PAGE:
Forty percent of Israel’s water depends on territory occupied in 1967 and still not handed back. Studies of hydrologists’ maps further reveal a pattern of settlement construction in the “occupied territories” along the ridges of aquifers suggesting a wider Israeli game plan to control an increasing share of the region’s water.

Interestingly, at a time when Israel is losing interest in Gaza, it can be found that Gaza’s groundwater is sinking by 8 inches per year. Just as it’s a fact that Israel controls 80 percent of the Palestinian water supply, so too do we find 26 percent of Palestinians with no access to clean water while the average Israeli consumes three-and-a-half times as much water as those Palestinians fortunate to have access.

Meanwhile, Israel’s continuing control of the Golan Heights and south eastern Lebanon enables it to guard a series of pumps and pipelines which moves the Jordan’s water throughout Israel and as far north as the Negev desert.

Israel’s case is echoed the world over. In the former Soviet Union, while the Aral sea continues to shrink because of HEP plants and irrigation, five countries are becoming increasingly dependent on its diminishing waters.

Sensing trouble ahead, the UN adopted a convention on international waters in 1997—basically a framework for sharing rivers and lakes. Before it can become operational it requires 35 signatories. So far only 11 have signed—such is the reluctance of governments to sign such a valuable resource away.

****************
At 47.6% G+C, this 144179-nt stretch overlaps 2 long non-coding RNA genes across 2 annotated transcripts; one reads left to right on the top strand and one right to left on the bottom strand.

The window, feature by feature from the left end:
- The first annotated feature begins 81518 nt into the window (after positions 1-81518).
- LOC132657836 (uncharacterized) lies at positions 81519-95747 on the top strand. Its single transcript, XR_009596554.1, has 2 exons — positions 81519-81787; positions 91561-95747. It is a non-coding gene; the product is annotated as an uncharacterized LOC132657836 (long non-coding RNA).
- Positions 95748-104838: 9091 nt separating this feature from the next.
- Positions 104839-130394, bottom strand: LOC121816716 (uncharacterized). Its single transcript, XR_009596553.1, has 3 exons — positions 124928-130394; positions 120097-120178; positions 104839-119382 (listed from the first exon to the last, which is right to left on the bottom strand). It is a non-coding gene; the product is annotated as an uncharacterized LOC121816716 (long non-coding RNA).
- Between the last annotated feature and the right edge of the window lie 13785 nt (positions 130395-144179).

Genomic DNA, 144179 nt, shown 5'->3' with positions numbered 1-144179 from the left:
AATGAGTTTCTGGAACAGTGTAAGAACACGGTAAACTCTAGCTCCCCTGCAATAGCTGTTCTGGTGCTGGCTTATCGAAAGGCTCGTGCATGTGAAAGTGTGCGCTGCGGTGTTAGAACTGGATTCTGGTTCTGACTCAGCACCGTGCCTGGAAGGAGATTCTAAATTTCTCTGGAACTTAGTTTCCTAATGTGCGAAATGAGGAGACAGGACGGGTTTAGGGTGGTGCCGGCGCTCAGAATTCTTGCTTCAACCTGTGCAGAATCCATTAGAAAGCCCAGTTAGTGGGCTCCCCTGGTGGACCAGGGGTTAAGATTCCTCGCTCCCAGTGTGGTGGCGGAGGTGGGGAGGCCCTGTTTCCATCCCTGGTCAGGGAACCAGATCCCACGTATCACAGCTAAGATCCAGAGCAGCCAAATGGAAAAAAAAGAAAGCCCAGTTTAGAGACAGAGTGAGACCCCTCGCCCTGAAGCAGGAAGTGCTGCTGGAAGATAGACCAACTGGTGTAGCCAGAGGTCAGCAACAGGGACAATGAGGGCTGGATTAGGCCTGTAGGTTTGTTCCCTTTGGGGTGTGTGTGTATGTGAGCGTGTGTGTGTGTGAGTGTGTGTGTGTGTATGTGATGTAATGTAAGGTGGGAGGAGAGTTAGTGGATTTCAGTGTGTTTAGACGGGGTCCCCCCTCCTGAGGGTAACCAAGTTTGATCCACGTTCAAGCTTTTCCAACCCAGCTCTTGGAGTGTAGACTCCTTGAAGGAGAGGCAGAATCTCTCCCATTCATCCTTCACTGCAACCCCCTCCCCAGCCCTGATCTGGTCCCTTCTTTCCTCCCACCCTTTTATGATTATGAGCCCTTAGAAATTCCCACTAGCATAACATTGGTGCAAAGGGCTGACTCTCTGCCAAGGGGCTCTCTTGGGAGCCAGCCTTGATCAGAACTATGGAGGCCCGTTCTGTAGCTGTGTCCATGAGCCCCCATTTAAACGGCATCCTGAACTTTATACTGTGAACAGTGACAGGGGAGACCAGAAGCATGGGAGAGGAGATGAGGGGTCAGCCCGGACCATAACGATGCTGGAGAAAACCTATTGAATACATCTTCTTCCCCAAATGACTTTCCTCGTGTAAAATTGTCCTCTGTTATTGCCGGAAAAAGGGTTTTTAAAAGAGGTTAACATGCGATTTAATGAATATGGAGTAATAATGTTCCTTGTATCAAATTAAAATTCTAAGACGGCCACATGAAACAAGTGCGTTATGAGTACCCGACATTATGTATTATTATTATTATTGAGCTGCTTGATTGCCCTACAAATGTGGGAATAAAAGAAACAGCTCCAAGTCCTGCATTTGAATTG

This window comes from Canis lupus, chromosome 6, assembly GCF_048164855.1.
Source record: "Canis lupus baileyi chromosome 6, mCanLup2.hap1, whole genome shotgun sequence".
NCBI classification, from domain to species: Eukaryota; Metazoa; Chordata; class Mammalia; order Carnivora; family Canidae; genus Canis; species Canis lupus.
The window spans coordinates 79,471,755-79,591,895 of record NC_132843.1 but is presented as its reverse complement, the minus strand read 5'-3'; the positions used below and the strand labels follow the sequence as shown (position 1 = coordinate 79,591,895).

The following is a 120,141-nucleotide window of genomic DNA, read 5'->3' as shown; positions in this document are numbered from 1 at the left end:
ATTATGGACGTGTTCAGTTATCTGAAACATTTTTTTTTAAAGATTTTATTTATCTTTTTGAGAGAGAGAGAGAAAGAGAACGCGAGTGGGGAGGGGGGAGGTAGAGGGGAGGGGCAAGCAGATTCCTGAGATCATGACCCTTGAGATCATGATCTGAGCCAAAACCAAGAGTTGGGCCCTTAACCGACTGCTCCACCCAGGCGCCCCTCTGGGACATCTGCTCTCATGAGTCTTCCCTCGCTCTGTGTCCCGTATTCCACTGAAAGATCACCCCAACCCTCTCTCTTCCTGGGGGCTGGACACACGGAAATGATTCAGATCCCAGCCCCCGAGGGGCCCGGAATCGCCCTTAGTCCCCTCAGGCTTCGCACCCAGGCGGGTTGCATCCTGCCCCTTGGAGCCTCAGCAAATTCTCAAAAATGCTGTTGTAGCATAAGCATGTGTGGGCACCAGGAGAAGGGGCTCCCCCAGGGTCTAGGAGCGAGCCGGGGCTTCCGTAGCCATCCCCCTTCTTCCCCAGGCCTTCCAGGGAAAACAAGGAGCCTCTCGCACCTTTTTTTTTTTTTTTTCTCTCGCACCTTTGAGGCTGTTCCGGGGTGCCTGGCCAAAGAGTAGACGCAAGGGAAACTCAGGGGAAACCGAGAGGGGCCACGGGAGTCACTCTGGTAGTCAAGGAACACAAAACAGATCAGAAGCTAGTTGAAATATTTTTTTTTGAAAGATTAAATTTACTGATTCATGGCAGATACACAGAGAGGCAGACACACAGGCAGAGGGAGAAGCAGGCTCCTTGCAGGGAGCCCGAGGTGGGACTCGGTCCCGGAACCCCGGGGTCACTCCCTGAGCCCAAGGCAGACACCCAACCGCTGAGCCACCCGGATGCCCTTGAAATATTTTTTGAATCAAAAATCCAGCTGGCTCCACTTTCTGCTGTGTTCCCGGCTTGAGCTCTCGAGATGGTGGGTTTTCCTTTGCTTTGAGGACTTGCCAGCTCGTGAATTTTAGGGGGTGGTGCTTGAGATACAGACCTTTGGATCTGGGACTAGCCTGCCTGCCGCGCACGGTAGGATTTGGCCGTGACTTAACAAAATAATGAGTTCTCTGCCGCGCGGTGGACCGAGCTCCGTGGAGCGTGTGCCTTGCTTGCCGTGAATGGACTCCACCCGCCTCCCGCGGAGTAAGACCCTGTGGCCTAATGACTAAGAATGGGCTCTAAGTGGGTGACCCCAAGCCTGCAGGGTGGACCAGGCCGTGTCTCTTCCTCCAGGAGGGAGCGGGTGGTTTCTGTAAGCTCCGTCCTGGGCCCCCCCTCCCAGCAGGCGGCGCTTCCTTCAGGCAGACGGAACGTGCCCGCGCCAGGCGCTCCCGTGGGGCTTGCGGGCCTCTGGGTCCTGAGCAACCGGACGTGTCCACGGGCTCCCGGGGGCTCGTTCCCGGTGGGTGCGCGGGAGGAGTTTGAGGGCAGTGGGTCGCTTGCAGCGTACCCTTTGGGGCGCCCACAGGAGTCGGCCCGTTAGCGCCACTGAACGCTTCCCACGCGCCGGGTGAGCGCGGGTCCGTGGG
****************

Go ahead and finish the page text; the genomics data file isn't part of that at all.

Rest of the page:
In an age when we have the scientific and technological know how to enable us to solve almost all our problems, it is indeed an indictment on capitalism that so many humans, living on a planet, seven eighths of which is covered in water, have so little access to it. With the ever-present drive to cut costs and make profits, it is little wonder that better irrigation and improved channels are as rare as desalination plants and reservoirs? What wars our master will plunge us into in the coming millennium is anyone’s guess, but among them don’t be alarmed if the cause of many is water and its control by a profit-crazed √©lite.
John Bissett

Banana war? (1999)

From the February 1999 issue of the Socialist Standard
  The European Commission said yesterday that annual trade worth nearly £1 billion with the United States could be put at risk after Washington issued a list of European products which could face 100 percent duties next year if it does not get a change in the EU’s banana import regime . . . The US does not grow bananas except in Hawaii, and does not export those it has to the EU. But the Clinton administration lodged a complaint with the WTO (World Trade Organisation) last year within 24 hours of a decision by Chiquita’s previously staunchly Republican chairman Carl H. Lindner Jnr to donate $500,000 to Democratic party funds. Guardian, 12 November 1998.